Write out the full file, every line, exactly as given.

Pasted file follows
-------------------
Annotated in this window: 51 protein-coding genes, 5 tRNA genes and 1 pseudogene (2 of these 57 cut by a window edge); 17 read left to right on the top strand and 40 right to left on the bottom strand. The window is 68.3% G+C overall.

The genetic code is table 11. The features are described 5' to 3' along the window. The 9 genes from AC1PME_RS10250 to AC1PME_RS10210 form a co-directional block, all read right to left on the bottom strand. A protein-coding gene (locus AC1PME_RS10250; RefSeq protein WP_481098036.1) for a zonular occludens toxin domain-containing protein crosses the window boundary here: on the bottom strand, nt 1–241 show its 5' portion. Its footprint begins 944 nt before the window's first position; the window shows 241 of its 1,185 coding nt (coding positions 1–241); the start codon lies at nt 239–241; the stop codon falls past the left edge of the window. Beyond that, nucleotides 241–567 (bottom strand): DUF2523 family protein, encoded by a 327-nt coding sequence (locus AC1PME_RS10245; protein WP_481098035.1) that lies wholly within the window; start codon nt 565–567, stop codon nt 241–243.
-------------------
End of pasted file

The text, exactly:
Annotated in this window: 51 protein-coding genes, 5 tRNA genes and 1 pseudogene (2 of these 57 cut by a window edge); 17 read left to right on the top strand and 40 right to left on the bottom strand. The window is 68.3% G+C overall.

The genetic code is table 11. The features are described 5' to 3' along the window. The 9 genes from AC1PME_RS10250 to AC1PME_RS10210 form a co-directional block, all read right to left on the bottom strand. A protein-coding gene (locus AC1PME_RS10250; RefSeq protein WP_481098036.1) for a zonular occludens toxin domain-containing protein crosses the window boundary here: on the bottom strand, nt 1–241 show its 5' portion. Its footprint begins 944 nt before the window's first position; the window shows 241 of its 1,185 coding nt (coding positions 1–241); the start codon lies at nt 239–241; the stop codon falls past the left edge of the window. Beyond that, nucleotides 241–567 (bottom strand): DUF2523 family protein, encoded by a 327-nt coding sequence (locus AC1PME_RS10245; protein WP_481098035.1) that lies wholly within the window; start codon nt 565–567, stop codon nt 241–243.